User Agent: Mozilla/5.0 (X11; Linux i686; rv:5.0) Gecko/20100101 Firefox/5.0 Build ID: 20110622105737 Steps to reproduce: Went to Slashdot (http://yro.slashdot.org/story/11/06/29/2119224/Could-Amazon-Reviews-Be-Corrupt) Tried to middleclick on a link (Example: "It's absolutely true " in "I trust this guy's comment (Score:5, Funny)") Actual results: nothing Expected results: The link should have opened in a new Tab, as requested
same thing with firefox -safe-mode
Build: Mozilla/5.0 (Windows NT 6.1; rv:7.0a1) Gecko/20110629 Firefox/7.0a1 The issue reported here is reproducible on the latest Nightly but also on other browsers. So it may not be a Firefox issue but a website one, i.e. mouse middle click disabled, et cetera Remaining Unconfirmed
The fact that a website is able to interfere with basic UI controls in such a way is actually the problem. Or maybe there is a about:config setting to prevent this?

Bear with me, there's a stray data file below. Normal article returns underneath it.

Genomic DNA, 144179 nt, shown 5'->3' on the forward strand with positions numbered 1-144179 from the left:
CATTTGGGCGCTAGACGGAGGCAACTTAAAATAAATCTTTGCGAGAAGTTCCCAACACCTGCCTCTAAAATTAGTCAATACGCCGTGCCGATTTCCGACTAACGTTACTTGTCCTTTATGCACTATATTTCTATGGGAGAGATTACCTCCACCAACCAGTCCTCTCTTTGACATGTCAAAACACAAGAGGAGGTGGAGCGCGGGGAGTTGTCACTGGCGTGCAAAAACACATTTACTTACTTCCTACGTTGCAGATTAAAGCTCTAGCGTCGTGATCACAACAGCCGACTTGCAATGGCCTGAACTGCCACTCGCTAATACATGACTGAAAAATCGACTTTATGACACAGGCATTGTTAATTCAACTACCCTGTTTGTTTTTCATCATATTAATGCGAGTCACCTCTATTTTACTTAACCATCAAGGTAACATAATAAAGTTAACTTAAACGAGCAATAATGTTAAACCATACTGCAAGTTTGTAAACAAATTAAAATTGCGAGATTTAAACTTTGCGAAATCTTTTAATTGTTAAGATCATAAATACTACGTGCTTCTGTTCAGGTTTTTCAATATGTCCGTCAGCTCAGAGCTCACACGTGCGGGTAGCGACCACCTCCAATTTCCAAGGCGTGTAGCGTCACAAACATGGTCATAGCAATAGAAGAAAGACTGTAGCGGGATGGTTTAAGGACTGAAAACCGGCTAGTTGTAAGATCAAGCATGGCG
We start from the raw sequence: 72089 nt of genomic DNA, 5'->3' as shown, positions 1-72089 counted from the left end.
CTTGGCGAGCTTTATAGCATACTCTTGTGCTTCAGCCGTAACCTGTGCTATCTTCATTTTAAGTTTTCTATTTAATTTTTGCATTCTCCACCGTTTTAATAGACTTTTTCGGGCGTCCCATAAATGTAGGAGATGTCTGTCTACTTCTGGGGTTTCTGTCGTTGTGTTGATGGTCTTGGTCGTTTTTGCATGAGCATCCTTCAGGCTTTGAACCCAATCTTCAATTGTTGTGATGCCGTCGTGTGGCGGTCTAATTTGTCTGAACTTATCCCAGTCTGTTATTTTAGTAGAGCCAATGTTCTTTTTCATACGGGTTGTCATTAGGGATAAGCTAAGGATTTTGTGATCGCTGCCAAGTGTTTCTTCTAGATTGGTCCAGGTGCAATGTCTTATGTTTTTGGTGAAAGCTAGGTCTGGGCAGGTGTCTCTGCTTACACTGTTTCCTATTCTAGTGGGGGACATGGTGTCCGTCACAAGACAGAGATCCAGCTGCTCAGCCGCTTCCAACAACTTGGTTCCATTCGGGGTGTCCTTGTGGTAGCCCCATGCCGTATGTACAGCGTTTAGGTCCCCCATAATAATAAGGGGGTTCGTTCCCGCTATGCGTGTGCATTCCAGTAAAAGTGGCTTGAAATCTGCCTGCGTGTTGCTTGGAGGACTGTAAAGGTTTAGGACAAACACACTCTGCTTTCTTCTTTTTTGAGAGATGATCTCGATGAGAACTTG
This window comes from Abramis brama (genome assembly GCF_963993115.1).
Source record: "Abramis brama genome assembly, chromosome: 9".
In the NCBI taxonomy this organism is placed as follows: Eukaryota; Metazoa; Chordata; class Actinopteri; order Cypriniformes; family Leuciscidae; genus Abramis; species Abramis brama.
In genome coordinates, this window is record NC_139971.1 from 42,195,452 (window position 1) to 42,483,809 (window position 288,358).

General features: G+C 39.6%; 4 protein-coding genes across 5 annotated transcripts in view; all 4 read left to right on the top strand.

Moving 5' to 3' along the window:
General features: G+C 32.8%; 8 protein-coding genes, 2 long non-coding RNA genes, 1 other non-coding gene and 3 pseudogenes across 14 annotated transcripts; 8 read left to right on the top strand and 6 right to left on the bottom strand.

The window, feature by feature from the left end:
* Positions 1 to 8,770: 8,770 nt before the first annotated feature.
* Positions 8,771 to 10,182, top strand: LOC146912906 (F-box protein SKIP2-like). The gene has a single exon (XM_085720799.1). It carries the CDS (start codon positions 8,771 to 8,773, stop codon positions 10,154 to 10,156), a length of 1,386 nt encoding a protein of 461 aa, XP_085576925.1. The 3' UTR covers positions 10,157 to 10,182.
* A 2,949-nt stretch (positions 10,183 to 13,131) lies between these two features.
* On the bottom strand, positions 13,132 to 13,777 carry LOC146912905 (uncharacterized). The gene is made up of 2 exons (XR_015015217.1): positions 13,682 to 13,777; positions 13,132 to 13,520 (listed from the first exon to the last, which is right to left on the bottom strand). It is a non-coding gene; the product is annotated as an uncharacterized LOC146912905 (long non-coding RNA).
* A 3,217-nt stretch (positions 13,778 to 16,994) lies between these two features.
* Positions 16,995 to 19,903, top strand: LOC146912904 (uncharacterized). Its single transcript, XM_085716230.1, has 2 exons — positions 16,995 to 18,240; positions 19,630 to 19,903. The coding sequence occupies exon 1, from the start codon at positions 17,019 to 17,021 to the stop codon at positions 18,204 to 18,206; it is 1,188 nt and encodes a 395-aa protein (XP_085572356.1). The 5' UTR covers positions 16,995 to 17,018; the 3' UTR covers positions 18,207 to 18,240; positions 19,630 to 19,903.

>Or maybe there is a about:config setting to prevent this? AFAIK no
It's just calling preventDefault on the event. There's no way to win here (e.g. consider a canvas game using middle-click as part of the game controls)...
Couldn't we handle this the same way that pop-ups are handled: if a site attempts to hijack a mouse-button, prompt the user whether he wants to allow this, and remember the decision for the next time the site is visited. That way, if there is a legitimate need (game), the user could allow it, and refuse it in all other cases.